FRANKFORT, Ky – Gov. Andy Beshear discussed the latest on the COVID-19 delta variant in Kentucky on Monday and explained how Kentucky is leading by example with a new testing and vaccine program at state-run health care facilities.
“We are back into a period of time where a whole lot of things are moving – in the public sector, at the federal level – and we are learning more about the delta variant,” said Gov. Beshear. “The delta variant is spreading like wildfire. This variant is spreading faster than anything we have seen. If you’re unvaccinated, you are at significant risk.”
Cabinet for Health and Family Services Secretary Eric Friedlander, who joined the Governor on Monday, explained that universal masking will be required in all state-run health care facilities, including veterans nursing homes, effective August 3. In addition, following the recommendation of the Long-Term Care Task Force, the cabinet will require all contractors and state employees working in these state-operated facilities be fully vaccinated against COVID-19 by October 1, unless there is a religious or medical reason they cannot be vaccinated. If any of the staff in these facilities is unvaccinated, they will be tested at least twice weekly for their safety and the safety of the Kentuckians they serve.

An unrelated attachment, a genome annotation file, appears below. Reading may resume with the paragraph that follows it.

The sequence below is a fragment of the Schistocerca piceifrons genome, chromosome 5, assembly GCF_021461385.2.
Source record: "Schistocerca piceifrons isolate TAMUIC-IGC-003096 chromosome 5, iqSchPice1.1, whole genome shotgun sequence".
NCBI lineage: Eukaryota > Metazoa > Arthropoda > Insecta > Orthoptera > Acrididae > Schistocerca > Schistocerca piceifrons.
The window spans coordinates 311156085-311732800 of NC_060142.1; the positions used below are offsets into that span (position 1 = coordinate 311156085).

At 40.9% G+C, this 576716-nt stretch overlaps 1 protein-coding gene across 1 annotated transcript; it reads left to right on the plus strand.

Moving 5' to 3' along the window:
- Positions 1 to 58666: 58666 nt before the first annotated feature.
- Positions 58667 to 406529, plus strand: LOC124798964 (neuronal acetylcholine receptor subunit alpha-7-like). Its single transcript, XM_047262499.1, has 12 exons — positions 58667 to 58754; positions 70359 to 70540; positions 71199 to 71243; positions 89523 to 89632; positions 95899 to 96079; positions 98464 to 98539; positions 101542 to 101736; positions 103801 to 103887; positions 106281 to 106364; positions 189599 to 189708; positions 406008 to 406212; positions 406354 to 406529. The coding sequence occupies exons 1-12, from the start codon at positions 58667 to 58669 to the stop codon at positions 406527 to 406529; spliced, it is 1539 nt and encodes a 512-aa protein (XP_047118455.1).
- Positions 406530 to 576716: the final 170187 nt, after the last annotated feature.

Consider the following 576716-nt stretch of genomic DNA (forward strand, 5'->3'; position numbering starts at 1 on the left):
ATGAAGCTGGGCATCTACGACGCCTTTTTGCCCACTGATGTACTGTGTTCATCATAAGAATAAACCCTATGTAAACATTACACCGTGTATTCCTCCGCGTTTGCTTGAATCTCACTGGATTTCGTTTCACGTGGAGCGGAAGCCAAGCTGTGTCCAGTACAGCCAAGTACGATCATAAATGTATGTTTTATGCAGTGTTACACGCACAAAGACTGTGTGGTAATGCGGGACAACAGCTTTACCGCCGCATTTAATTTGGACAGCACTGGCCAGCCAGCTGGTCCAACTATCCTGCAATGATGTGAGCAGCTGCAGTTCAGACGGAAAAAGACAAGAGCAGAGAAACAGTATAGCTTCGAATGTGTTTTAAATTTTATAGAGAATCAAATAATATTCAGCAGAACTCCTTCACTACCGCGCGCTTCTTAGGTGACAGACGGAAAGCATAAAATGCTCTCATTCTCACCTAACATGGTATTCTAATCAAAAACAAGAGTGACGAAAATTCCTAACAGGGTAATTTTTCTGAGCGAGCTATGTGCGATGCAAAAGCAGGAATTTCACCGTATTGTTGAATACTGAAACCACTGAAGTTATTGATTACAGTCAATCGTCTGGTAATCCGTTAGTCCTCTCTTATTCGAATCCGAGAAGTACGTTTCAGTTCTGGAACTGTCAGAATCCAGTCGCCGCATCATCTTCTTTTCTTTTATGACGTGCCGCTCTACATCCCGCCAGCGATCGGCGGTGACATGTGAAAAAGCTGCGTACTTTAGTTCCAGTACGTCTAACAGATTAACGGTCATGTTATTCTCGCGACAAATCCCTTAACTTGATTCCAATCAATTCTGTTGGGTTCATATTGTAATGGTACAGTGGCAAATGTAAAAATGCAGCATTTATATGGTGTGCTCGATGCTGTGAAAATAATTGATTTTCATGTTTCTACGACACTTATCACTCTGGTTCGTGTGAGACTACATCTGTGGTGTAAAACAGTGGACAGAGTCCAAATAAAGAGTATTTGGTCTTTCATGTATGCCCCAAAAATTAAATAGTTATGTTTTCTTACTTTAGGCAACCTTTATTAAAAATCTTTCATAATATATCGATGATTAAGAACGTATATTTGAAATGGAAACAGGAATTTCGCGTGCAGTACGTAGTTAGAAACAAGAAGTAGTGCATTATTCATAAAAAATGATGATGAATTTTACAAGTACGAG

“Despite all of our efforts, this virus has claimed lives in our facilities, just as it has in facilities across America, and it threatens to do so again,” said Secretary Friedlander. “Increasing the vaccination rate and/or testing rates for staff is a critical next step to ensure that we defeat this COVID variant and provide the best protection possible for the people who receive care in our facilities.”
The latest move comes after Gov. Beshear announced last week new COVID-19 precautions based on updated guidance from the U.S. Centers for Disease Control and Prevention. The Governor required all employees and visitors at state office buildings, regardless of vaccination status, to wear face coverings. Many businesses and organizations have followed by increasing indoor masking, including Ford Motor Co. in Louisville.